A friend told me a little while ago that when you have children you suddenly become a lot more scared of life in general. And I get that, but actually I don’t think it’s just when you become responsible for a child, I think there’s something about getting older that leads you to feel more frightened.
Look at me; I’ve been to London alone, and wandered around there, countless times. Hell, on one admittedly very silly occasion I left a night out in Sydney – a city I’d only been in for three days – with a migraine and walked the whole length of the city back to my hostel alone. But fast forward nine years and the idea of walking through a city I know in broad daylight fills me with fear!
Time passes so damned quickly you know, and with all of the “must dos” that touch our lives each and every day, it’s all too easy to get into a routine that means we stop pushing or testing ourselves. And as comfortable and lovely as that can be, it also makes the bigger outside world – with everything and everyone it includes – start to seem more than a little scary.
And of course when things seem scary our natural reaction is to stay away… and stay tucked in our little cocoon of safety instead.
And that applies not only to where you go physically, but to all parts of life; when we’re single it often feels less scary to stay that way than to put ourselves on the market; when we’re in a job that’s not quite right for us at least we know we’re safe there rather than the alternative; and even when we’re in an unhappy relationship we can all too regularly stay there for fear of what the alternative might be.
Well no! I’m here today to tell you to dust off your metaphorical walking shoes and get the hell out of your comfort zone!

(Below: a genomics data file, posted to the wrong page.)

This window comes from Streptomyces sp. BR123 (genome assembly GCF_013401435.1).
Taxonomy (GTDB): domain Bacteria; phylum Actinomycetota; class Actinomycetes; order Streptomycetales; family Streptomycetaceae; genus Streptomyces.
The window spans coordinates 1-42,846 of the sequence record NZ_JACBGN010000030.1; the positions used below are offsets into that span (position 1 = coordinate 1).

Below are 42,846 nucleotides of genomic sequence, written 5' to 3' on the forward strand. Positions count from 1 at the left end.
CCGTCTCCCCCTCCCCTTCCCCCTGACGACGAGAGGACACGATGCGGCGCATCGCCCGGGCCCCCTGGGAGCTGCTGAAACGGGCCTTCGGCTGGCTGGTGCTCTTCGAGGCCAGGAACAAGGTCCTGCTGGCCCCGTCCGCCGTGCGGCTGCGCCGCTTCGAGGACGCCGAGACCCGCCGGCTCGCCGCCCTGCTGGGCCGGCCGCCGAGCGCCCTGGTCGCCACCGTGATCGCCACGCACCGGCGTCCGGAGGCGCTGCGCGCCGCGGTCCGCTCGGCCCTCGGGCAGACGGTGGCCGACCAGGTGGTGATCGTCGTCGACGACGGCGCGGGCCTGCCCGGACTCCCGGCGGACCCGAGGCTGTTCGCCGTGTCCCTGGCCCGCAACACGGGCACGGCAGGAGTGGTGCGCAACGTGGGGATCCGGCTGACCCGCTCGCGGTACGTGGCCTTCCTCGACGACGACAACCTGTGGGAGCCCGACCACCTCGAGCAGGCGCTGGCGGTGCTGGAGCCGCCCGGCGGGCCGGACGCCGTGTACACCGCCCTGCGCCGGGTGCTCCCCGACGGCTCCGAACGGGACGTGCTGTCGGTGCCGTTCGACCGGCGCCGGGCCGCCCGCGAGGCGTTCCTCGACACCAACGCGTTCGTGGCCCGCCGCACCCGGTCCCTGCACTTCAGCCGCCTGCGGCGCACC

Because I’ll tell you what lies on the other side of that: adventure, excitement, a sense of achievement, and who knows – maybe, just maybe, the key to the happiness you desire.
My wander across London wasn’t exactly the huge, life altering change I’ve made in the past, but it was surprisingly big nonetheless. I got back to my hotel that night and realised just how safe and comfortable many parts of my life have become, and how much I was cheating myself out of as a result.
Although I wasn’t necessarily in the position to make huge numbers of physical changes overnight, I could make some. But for those that would take more time that sense of frustration and powerlessness was suddenly gone, replaced by the realisation of how brave I am if only I drum up the courage to take that first step.
And isn’t that the key to every big change in life? Taking the first step. For many of my clients that step is about deciding to make some changes and then getting in touch for support to do that, and if that’s something that sounds right for you then get in touch. My six-week programme “Unstuck Yourself” is perfect for helping you to step out of the areas that have left you feeling stuck and make the changes you need to move forwards and I’d love to help you out of your comfort zone!